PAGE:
As much as we’d like to think of ourselves as creatures of logic, much of the time emotion rules our actions. We take great pride in being informed consumers so that we can make the right choice. “This car has better fuel mileage, that car has stronger safety features… “but” then we decide “I just like this one more, because my parents had the same make and model.”
From the clothes we wear to the food and beverages in our refrigerators, only part of our decisions as consumers are governed by the logical side of our brain. The other part of those decisions is sheer emotion.
In a whitepaper titled, Leveraging the Power of Emotion to Improve Service, AchieveGlobal explored some of the things companies tend to assume when it comes to the emotional side of service choices.
Here are three of six myths about how emotions relate to service, and how to better understand these connections:
Myth #1: The first impression is all that matters
It’s worth noting that first impressions are important, but all the goodwill built by a strong initial gesture can be eradicated if the service interaction breaks down and ends on a sour note. Insight: Companies are wise to recognize all the defining moments that characterize the service interaction. Ending on a strong note is key.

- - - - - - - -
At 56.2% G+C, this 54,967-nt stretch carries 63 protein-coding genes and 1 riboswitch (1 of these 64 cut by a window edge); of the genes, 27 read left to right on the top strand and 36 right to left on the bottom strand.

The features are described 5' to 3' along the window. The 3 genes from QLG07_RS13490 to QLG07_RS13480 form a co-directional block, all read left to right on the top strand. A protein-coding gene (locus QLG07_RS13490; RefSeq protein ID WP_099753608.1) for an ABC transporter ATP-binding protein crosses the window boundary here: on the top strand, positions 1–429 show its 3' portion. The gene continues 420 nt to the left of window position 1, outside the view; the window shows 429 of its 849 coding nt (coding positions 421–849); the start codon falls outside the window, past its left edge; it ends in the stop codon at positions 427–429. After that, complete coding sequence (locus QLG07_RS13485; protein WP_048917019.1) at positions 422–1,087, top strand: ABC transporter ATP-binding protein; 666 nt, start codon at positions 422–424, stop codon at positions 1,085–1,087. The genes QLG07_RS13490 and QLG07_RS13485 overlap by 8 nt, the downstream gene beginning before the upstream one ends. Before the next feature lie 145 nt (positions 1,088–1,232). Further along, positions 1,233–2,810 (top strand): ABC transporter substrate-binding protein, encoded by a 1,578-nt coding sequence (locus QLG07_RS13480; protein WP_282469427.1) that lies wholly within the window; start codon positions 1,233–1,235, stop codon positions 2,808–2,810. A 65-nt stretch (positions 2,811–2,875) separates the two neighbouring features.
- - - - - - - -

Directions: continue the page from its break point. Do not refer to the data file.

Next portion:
Myth #2: If you don’t address the negative, it will go unnoticed
Many companies are aware that there are necessary but unpleasant components of their customers’ service experience: a long wait or premium prices for example. Not addressing these issues won’t make customer experiences better. To the contrary, customers are more likely to dwell on the drawbacks and feel negatively toward the company if it doesn’t address the unpleasantness, rationalize it, and minimize it. Insight: Companies should recognize unpleasantness that’s part of the service experience, help customers understand the necessity for these moments, and be sure to work past them efficiently.
Myth #3: “I can show you facts that will make you trust me.”
Building credibility is far less about logic and reason, and more about making sure customers directly experience service characterized by defining moments that organically build trust. Insight: Companies should focus on building service relationships that lead to customer trust on all levels.
It’s smart to remember that customers haven’t simply chosen your company because your products and services fulfill their needs. They’ve also come to you for an experience which will be defined through moment-by-moment interactions with your company.
You must then deliver service that’s positive and sincerely customer-focused in order to earn the customer’s trust and loyalty.
Sharon Daniels is CEO of AchieveGlobal in Tampa, Florida